We all should be concerned about national security
National security is a big issue for a veteran like me. It's a topic of interest for some survivalists, too, and for some foreign policy wonks, but how often does the average American think about national security? Probably never -- and that's a shame, because national security is something that should matter to all Americans. Every citizen should know the basics, so he can keep them in mind when discussing all the other, seemingly unrelated issues that so often affect national security.
In the ongoing debate over the EPA's Renewable Fuel Standards, for instance, how many Americans -- pro or con -- are even aware of, much less understand, the serious risks that ethanol-gasoline blends pose to our national security?
The U.S. Dept. of Defense is the world's largest organizational user of petroleum, requiring more than 100 million barrels of oil per year to operate planes, ships, tanks, transport vehicles, etc. Obviously, the price of petroleum, the availability of petroleum are matters of vital concern for our military leaders. The optimum is an abundant supply of inexpensive, high-quality fuel. Anything that drives up the price, restricts the availability or degrades the quality of the fuel that keeps our defense system in motion is a threat to our national security.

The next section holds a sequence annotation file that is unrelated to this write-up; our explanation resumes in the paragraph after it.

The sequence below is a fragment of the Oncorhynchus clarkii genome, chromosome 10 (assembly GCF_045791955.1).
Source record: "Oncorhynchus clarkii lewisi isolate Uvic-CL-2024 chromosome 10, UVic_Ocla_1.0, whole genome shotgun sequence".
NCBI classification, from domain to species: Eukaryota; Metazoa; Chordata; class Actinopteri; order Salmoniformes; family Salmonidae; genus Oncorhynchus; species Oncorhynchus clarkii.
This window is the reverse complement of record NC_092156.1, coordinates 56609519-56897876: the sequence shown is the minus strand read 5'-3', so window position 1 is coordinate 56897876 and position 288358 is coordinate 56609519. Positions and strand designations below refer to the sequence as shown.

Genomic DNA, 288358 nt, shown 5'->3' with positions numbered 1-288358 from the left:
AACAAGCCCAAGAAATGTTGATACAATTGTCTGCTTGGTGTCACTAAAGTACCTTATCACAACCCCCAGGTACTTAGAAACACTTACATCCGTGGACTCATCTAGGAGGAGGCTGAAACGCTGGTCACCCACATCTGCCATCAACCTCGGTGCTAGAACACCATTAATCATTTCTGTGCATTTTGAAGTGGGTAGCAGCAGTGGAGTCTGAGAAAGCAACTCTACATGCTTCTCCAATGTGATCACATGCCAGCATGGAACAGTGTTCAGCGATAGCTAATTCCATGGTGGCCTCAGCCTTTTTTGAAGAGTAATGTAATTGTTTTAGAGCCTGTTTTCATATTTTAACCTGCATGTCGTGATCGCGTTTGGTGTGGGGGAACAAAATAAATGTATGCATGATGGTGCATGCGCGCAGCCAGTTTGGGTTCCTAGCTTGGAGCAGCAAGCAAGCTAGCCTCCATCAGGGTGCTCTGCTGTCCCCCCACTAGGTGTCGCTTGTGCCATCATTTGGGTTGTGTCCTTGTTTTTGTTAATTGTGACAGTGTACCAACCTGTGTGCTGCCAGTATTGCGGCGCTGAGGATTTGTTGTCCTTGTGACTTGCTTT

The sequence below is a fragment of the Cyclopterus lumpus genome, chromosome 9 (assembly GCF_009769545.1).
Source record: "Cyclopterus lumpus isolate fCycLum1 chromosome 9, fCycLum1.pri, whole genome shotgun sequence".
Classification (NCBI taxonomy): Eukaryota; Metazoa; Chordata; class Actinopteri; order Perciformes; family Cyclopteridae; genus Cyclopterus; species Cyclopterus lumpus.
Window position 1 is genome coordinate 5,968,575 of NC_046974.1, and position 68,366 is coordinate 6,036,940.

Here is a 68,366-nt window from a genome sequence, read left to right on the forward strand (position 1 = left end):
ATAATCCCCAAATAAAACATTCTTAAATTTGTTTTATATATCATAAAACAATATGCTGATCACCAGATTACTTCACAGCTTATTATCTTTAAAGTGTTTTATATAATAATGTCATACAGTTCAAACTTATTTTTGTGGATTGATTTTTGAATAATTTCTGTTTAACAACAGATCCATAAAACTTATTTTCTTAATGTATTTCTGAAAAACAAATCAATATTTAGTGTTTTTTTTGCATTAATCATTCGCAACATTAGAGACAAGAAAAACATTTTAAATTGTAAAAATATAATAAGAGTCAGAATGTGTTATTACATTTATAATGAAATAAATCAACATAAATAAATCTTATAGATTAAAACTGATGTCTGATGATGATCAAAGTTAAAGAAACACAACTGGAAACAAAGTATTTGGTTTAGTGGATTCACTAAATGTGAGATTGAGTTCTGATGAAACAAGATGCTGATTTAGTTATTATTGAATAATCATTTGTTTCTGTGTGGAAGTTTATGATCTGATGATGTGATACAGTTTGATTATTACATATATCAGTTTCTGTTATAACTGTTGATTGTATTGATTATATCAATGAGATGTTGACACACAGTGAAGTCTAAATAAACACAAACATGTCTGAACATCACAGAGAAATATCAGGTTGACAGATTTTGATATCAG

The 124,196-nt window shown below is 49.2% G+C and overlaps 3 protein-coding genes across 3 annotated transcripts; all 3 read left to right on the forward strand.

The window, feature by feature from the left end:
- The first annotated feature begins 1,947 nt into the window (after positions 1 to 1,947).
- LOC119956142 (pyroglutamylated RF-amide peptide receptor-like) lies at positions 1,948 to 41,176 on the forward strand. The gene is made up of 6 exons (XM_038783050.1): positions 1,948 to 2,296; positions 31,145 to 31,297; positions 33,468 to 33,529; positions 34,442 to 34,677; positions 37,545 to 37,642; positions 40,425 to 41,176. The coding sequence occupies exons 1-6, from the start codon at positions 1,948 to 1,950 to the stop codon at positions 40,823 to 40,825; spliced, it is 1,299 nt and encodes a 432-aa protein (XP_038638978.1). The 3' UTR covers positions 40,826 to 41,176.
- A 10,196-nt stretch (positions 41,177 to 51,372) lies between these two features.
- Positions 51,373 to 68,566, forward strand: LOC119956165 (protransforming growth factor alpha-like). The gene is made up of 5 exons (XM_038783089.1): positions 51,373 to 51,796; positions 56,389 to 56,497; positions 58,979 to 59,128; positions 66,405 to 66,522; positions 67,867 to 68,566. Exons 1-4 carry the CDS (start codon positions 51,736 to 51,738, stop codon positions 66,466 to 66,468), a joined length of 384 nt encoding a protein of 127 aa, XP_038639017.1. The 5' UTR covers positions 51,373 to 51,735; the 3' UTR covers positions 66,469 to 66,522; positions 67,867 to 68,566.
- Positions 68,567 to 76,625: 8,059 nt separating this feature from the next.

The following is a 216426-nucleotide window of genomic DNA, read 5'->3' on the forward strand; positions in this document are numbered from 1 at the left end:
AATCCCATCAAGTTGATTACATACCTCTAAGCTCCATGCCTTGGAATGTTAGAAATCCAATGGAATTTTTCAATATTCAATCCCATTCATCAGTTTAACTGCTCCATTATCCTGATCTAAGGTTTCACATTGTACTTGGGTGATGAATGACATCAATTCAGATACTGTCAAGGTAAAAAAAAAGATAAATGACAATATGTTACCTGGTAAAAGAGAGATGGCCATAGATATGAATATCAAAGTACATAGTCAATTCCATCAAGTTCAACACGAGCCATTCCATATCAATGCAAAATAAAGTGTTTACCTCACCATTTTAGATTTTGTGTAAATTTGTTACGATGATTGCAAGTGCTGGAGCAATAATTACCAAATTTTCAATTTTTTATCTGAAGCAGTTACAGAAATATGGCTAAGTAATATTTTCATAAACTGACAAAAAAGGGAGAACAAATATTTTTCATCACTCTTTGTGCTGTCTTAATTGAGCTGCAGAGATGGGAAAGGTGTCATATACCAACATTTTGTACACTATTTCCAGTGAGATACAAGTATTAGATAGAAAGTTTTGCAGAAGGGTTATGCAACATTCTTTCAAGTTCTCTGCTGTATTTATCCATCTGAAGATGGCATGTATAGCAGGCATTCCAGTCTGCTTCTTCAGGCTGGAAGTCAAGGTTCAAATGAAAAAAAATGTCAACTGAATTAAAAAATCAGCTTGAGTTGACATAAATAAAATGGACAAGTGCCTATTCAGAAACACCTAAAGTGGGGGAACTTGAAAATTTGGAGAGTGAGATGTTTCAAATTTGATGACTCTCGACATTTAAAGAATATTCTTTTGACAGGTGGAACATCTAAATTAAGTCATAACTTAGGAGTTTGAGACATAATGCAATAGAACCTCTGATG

Unfortunately, the Renewable Fuel Standards have mandated ethanol blends that are more expensive and potentially damaging to the engines that run military vehicles and equipment. The law is well intentioned, but because it was passed in 2007, a time of peak oil, it doesn't apply to today's abundance of energy produced from new technologies.
This is a national security issue that needs to be addressed now. The EPA's proposal to lower the mandate for renewable fuel volumes is a good first step that all Americans should support. But let's not stop there. Let's acknowledge that national security is our paramount concern and roll back all the rules and regulations that put it in jeopardy.
Maj. Dennis Virden
U.S. Army (Ret.)